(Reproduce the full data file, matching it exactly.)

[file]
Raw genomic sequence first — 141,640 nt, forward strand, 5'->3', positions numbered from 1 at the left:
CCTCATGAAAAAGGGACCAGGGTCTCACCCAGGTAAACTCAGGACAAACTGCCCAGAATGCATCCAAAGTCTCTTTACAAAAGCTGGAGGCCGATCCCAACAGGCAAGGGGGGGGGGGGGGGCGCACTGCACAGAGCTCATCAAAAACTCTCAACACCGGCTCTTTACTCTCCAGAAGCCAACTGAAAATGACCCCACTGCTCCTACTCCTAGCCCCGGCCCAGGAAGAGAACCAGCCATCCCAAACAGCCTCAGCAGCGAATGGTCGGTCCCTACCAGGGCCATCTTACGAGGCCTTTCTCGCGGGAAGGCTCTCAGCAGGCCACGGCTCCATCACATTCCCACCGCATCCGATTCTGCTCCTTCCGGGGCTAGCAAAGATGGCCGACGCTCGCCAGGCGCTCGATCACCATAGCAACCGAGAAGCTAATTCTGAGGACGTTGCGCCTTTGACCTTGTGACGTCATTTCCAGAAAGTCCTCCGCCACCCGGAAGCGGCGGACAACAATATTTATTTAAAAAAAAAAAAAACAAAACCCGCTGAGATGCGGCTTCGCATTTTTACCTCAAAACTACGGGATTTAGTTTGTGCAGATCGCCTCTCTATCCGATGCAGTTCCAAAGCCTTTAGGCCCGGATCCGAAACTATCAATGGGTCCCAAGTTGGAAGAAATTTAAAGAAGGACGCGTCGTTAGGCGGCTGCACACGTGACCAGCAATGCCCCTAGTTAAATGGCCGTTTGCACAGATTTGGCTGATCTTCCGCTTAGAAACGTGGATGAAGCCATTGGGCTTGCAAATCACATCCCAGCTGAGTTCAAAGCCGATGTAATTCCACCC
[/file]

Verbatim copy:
Raw genomic sequence first — 141,640 nt, forward strand, 5'->3', positions numbered from 1 at the left:
CCTCATGAAAAAGGGACCAGGGTCTCACCCAGGTAAACTCAGGACAAACTGCCCAGAATGCATCCAAAGTCTCTTTACAAAAGCTGGAGGCCGATCCCAACAGGCAAGGGGGGGGGGGGGGGCGCACTGCACAGAGCTCATCAAAAACTCTCAACACCGGCTCTTTACTCTCCAGAAGCCAACTGAAAATGACCCCACTGCTCCTACTCCTAGCCCCGGCCCAGGAAGAGAACCAGCCATCCCAAACAGCCTCAGCAGCGAATGGTCGGTCCCTACCAGGGCCATCTTACGAGGCCTTTCTCGCGGGAAGGCTCTCAGCAGGCCACGGCTCCATCACATTCCCACCGCATCCGATTCTGCTCCTTCCGGGGCTAGCAAAGATGGCCGACGCTCGCCAGGCGCTCGATCACCATAGCAACCGAGAAGCTAATTCTGAGGACGTTGCGCCTTTGACCTTGTGACGTCATTTCCAGAAAGTCCTCCGCCACCCGGAAGCGGCGGACAACAATATTTATTTAAAAAAAAAAAAAACAAAACCCGCTGAGATGCGGCTTCGCATTTTTACCTCAAAACTACGGGATTTAGTTTGTGCAGATCGCCTCTCTATCCGATGCAGTTCCAAAGCCTTTAGGCCCGGATCCGAAACTATCAATGGGTCCCAAGTTGGAAGAAATTTAAAGAAGGACGCGTCGTTAGGCGGCTGCACACGTGACCAGCAATGCCCCTAGTTAAATGGCCGTTTGCACAGATTTGGCTGATCTTCCGCTTAGAAACGTGGATGAAGCCATTGGGCTTGCAAATCACATCCCAGCTGAGTTCAAAGCCGATGTAATTCCACCC